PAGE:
Save Lives: Avoid Risks To Aging Parents Now

The simplest and most seemingly innocent things are costing lives. It’s natural for us to want to gather, no matter what warnings the CDC issues about Covid-19. Holidays are so important that many people chose to travel for family gatherings, figuring that they could minimize risks by sanitizing surfaces and wearing masks on planes or trains. Now we are seeing the effect and paying the price. Families and friends getting together indoors led directly to many more folks getting sick and dying. Frightening statistics of hospitals being overwhelmed with patients coming into the emergency departments are part of the daily news everywhere. It could be you, or someone you love going there next. Elders are still at the highest risk for developing serious Covid symptoms and needing hospitalization. What can we do?

We have to minimize risks of every kind. It’s not fun to be stuck at home, but it’s far better to be there than in an ambulance waiting outside a hospital emergency room that’s too busy to take any more patients. Hours can go by before the person in the ambulance can be seen by a doctor. This is real. Widespread hospital overload is a direct result of people taking chances: visiting, gathering, being with their aging parents because they want to see them, or just thinking that the risk is small and it’s okay to ignore warnings or skip masks. Wrong!

Right now, my public health nurse self (my first career) is shouting a warning: “Stay home!” Please understand the danger. Please.

My personal injury lawyer self (my second career) is saying: “Stay off the roads!”There are car accidents that happen every day by the thousands. I have seen the injuries too often. I represented injured people for 27 years. We have to adjust to the new reality that one can’t just go to a hospital these days with any urgent accident-related injuries and expect to be seen by a doctor within a reasonable time. Do not risk a car accident by being in a car. Careless drivers and drunk drivers are out there. Take no chances!

There is no doubt that the Corona virus is everywhere and no one can expect to escape every possible exposure to it. But we can do one thing to keep our aging parents safer right now. Do not visit them unless there is no alternative and they have no other way to get what they need. We can urge our aging loved ones to stay home for the time being as well. My work at includes advice to adult children about healthcare, legal and financial issues of their aging loved ones. When they ask, I urge them all to keep elders at home when possible. No moving locations, no travel, no parties, no celebrations except virtually. Providing home care is a better choice now than moving an aging parent to any senior community until the pandemic is under control.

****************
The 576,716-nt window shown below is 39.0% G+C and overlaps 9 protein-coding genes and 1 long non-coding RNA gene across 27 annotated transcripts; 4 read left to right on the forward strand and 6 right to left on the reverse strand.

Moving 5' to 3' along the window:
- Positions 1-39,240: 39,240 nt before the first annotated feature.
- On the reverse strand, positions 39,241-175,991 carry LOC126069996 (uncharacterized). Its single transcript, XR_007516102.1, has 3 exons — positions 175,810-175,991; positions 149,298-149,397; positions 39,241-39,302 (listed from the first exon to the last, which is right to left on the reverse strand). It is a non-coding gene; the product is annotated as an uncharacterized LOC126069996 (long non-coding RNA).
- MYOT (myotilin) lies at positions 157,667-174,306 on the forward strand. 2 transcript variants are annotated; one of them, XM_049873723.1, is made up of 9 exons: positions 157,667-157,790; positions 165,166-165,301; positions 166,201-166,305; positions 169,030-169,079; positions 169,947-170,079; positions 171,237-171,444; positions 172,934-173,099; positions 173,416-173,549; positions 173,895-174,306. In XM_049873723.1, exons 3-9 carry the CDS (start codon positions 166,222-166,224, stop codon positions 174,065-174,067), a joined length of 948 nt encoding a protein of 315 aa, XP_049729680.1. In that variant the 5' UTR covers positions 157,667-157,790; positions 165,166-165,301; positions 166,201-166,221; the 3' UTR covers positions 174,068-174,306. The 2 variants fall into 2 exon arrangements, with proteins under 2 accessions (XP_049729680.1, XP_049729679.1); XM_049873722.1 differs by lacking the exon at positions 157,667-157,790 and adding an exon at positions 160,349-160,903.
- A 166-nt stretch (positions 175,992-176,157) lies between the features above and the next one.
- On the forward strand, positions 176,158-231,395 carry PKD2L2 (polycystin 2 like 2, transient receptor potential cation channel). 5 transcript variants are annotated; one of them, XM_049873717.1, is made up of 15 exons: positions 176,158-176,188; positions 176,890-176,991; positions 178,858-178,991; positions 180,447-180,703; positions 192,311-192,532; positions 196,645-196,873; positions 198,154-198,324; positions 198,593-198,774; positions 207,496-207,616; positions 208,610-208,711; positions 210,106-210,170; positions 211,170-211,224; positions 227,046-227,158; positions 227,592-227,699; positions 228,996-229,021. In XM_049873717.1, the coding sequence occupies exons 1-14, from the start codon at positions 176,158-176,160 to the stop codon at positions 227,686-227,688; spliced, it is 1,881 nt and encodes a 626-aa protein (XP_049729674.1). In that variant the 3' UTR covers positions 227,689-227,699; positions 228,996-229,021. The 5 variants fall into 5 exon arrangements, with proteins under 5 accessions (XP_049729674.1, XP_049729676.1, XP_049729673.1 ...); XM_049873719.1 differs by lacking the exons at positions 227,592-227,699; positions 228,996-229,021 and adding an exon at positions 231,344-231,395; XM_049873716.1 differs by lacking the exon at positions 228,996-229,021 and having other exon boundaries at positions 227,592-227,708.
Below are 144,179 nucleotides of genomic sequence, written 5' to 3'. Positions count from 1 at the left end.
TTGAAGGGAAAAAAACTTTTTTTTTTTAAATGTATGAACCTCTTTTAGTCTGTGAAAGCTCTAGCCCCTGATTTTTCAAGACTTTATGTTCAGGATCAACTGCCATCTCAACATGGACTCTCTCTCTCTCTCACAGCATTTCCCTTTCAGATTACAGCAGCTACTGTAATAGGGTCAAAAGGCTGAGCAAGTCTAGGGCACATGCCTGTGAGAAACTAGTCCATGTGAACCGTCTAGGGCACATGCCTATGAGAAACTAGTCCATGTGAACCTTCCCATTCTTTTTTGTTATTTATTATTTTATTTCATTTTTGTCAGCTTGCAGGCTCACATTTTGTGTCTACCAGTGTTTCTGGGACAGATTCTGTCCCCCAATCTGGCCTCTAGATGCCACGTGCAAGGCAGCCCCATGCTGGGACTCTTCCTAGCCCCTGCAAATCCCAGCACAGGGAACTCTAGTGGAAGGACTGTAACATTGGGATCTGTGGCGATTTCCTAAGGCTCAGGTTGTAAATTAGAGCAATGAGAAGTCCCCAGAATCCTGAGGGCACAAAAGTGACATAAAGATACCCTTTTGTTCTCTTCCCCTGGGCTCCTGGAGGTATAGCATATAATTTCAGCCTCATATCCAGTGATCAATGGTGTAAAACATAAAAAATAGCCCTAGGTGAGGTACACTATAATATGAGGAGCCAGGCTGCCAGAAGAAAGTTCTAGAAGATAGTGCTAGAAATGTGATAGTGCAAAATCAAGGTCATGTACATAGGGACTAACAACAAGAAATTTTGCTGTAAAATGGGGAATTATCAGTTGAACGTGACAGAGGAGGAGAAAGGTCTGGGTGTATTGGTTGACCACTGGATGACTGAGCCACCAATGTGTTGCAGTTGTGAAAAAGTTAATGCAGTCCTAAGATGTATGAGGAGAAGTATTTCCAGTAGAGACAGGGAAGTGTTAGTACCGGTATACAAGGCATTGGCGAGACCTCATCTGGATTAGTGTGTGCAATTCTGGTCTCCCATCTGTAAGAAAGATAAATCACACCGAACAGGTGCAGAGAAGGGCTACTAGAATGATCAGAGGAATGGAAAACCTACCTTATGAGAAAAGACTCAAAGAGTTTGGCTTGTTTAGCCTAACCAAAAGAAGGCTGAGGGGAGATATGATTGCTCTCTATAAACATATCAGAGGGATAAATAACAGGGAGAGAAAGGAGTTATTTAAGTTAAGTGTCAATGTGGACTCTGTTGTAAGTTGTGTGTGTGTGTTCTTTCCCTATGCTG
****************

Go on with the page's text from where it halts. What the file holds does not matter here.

Our aging parents and other elders will be among the first to get the vaccine. That’s the good news. The bad news is, it’s taking longer than it should to get the vaccines into our elders. Regardless, now is the time to avoid going out. As an senior myself, I take the idea of leaving the house seriously. I have never done more ordering online in my life! I go outside to exercise nearly every day and I walk or hike in nearby places where there are very few others and if I see them, they are 40 feet away. That can work if you have the opportunity, though many do not. If your aging parents are getting really tired of being stuck at home for so long, you can empathize, offer support by calling often, using online resources for them and focus on what is hopeful—that we can get vaccinated soon. This will be over when enough of us are vaccinated. The waiting is hard but we can get through it.


The Takeaway

If there is one thing I can communicate today it is to urge, and implore your aging loved ones to stay home and for family members to stay home too. One cannot overstate how serious it is for your aging parent to risk exposure to what is now thought to be a much more contagious variant of the Coronavirus. More contagious means easier to transmit and easier to catch. It’s airborne. It’s worse than ever. We can endure the isolation for awhile longer. The discomfort of feeling isolated is bad but getting any version of the virus is decidedly worse. And not wearing a mask if they have to go out can be a deadly mistake. I keep hoping that the infection surge will not keep taking so many lives, but it’s not better yet. When the vaccine is available, be there immediately. Check your aging parents’ community public health policy about vaccines and ensure that they know when and where to go when the time comes.

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